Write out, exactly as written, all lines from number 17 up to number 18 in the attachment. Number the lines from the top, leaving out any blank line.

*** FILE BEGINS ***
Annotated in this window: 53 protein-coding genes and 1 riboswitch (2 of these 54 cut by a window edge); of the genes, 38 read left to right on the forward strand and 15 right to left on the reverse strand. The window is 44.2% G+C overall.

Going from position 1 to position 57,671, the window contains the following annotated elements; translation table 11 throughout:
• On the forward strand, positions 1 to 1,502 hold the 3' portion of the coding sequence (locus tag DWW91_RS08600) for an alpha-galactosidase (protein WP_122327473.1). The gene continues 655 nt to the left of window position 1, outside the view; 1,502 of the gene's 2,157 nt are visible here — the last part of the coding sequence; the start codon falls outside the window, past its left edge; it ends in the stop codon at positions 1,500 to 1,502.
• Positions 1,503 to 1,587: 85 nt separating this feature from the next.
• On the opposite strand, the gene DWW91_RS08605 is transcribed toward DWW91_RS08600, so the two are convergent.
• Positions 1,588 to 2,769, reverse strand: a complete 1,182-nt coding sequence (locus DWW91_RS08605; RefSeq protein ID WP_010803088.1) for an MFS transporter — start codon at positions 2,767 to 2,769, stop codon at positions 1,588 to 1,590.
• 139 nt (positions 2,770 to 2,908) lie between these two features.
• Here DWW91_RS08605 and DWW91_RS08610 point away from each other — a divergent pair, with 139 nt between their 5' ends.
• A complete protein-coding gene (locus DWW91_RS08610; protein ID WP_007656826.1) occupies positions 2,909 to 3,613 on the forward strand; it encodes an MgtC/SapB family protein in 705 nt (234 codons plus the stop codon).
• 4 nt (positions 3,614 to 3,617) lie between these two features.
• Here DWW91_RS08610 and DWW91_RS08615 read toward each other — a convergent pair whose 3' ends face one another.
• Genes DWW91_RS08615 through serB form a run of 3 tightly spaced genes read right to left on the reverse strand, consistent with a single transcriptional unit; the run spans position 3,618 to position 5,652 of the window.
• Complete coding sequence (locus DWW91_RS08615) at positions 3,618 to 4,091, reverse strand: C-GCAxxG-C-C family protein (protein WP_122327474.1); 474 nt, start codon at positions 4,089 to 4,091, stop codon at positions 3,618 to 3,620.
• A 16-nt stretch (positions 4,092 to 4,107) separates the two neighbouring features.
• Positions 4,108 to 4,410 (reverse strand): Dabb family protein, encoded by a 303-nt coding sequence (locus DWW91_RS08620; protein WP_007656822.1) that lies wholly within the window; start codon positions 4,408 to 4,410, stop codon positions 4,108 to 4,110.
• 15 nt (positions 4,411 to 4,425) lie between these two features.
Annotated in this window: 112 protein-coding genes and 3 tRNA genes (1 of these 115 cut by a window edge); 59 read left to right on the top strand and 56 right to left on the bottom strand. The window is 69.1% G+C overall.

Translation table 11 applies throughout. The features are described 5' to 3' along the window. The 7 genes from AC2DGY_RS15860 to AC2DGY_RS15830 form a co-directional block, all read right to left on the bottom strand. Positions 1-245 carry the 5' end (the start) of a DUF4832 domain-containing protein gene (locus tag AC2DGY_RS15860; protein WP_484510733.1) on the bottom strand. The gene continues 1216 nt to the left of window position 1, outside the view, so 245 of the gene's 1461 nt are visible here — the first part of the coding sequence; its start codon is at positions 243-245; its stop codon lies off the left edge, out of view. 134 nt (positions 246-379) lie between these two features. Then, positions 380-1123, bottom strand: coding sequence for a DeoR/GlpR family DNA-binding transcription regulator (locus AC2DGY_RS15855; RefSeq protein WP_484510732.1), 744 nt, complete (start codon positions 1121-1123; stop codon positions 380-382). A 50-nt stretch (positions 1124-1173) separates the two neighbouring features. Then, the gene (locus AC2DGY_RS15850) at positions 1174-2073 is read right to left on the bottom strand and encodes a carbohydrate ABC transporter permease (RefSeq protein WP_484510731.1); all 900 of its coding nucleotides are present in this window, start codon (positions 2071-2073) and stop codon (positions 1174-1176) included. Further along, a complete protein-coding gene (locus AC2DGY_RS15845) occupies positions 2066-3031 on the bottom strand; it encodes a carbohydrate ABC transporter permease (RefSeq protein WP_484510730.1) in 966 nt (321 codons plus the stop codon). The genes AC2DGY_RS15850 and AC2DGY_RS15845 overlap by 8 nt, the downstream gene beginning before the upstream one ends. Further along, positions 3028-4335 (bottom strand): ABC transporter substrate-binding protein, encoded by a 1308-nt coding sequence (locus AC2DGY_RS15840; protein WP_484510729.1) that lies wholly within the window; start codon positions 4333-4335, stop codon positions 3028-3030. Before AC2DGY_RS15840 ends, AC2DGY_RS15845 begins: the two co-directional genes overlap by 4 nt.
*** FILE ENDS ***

Annotated in this window: 112 protein-coding genes and 3 tRNA genes (1 of these 115 cut by a window edge); 59 read left to right on the top strand and 56 right to left on the bottom strand. The window is 69.1% G+C overall.

Translation table 11 applies throughout. The features are described 5' to 3' along the window. The 7 genes from AC2DGY_RS15860 to AC2DGY_RS15830 form a co-directional block, all read right to left on the bottom strand. Positions 1-245 carry the 5' end (the start) of a DUF4832 domain-containing protein gene (locus tag AC2DGY_RS15860; protein WP_484510733.1) on the bottom strand. The gene continues 1216 nt to the left of window position 1, outside the view, so 245 of the gene's 1461 nt are visible here — the first part of the coding sequence; its start codon is at positions 243-245; its stop codon lies off the left edge, out of view. 134 nt (positions 246-379) lie between these two features. Then, positions 380-1123, bottom strand: coding sequence for a DeoR/GlpR family DNA-binding transcription regulator (locus AC2DGY_RS15855; RefSeq protein WP_484510732.1), 744 nt, complete (start codon positions 1121-1123; stop codon positions 380-382). A 50-nt stretch (positions 1124-1173) separates the two neighbouring features. Then, the gene (locus AC2DGY_RS15850) at positions 1174-2073 is read right to left on the bottom strand and encodes a carbohydrate ABC transporter permease (RefSeq protein WP_484510731.1); all 900 of its coding nucleotides are present in this window, start codon (positions 2071-2073) and stop codon (positions 1174-1176) included. Further along, a complete protein-coding gene (locus AC2DGY_RS15845) occupies positions 2066-3031 on the bottom strand; it encodes a carbohydrate ABC transporter permease (RefSeq protein WP_484510730.1) in 966 nt (321 codons plus the stop codon). The genes AC2DGY_RS15850 and AC2DGY_RS15845 overlap by 8 nt, the downstream gene beginning before the upstream one ends. Further along, positions 3028-4335 (bottom strand): ABC transporter substrate-binding protein, encoded by a 1308-nt coding sequence (locus AC2DGY_RS15840; protein WP_484510729.1) that lies wholly within the window; start codon positions 4333-4335, stop codon positions 3028-3030. Before AC2DGY_RS15840 ends, AC2DGY_RS15845 begins: the two co-directional genes overlap by 4 nt.